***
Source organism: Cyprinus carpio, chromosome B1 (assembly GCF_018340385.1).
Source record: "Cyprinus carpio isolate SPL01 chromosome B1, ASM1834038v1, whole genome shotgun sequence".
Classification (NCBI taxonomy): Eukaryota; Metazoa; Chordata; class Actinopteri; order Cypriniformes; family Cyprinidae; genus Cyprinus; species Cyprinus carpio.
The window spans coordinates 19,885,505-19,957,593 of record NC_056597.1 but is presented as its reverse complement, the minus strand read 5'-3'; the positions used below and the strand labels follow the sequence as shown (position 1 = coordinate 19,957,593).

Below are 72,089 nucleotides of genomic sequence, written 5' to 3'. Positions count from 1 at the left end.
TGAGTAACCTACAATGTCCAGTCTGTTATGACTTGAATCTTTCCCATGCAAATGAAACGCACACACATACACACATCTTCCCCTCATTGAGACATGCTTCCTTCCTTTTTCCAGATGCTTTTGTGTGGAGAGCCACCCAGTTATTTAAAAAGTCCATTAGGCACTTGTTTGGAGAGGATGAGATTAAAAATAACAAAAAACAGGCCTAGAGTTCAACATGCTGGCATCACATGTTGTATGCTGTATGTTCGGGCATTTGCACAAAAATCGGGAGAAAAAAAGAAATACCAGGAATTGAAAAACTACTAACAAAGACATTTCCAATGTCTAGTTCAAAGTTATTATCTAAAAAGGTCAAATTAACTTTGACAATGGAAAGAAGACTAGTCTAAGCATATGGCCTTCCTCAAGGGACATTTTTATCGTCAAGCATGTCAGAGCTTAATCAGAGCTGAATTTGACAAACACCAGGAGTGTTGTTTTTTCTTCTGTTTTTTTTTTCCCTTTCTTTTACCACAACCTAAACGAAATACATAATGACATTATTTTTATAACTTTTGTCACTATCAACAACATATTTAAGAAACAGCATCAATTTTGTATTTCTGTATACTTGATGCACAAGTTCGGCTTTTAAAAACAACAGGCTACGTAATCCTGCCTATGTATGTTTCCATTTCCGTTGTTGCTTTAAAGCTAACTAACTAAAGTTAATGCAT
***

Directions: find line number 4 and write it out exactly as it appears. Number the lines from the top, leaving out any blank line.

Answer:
The window spans coordinates 19,885,505-19,957,593 of record NC_056597.1 but is presented as its reverse complement, the minus strand read 5'-3'; the positions used below and the strand labels follow the sequence as shown (position 1 = coordinate 19,957,593).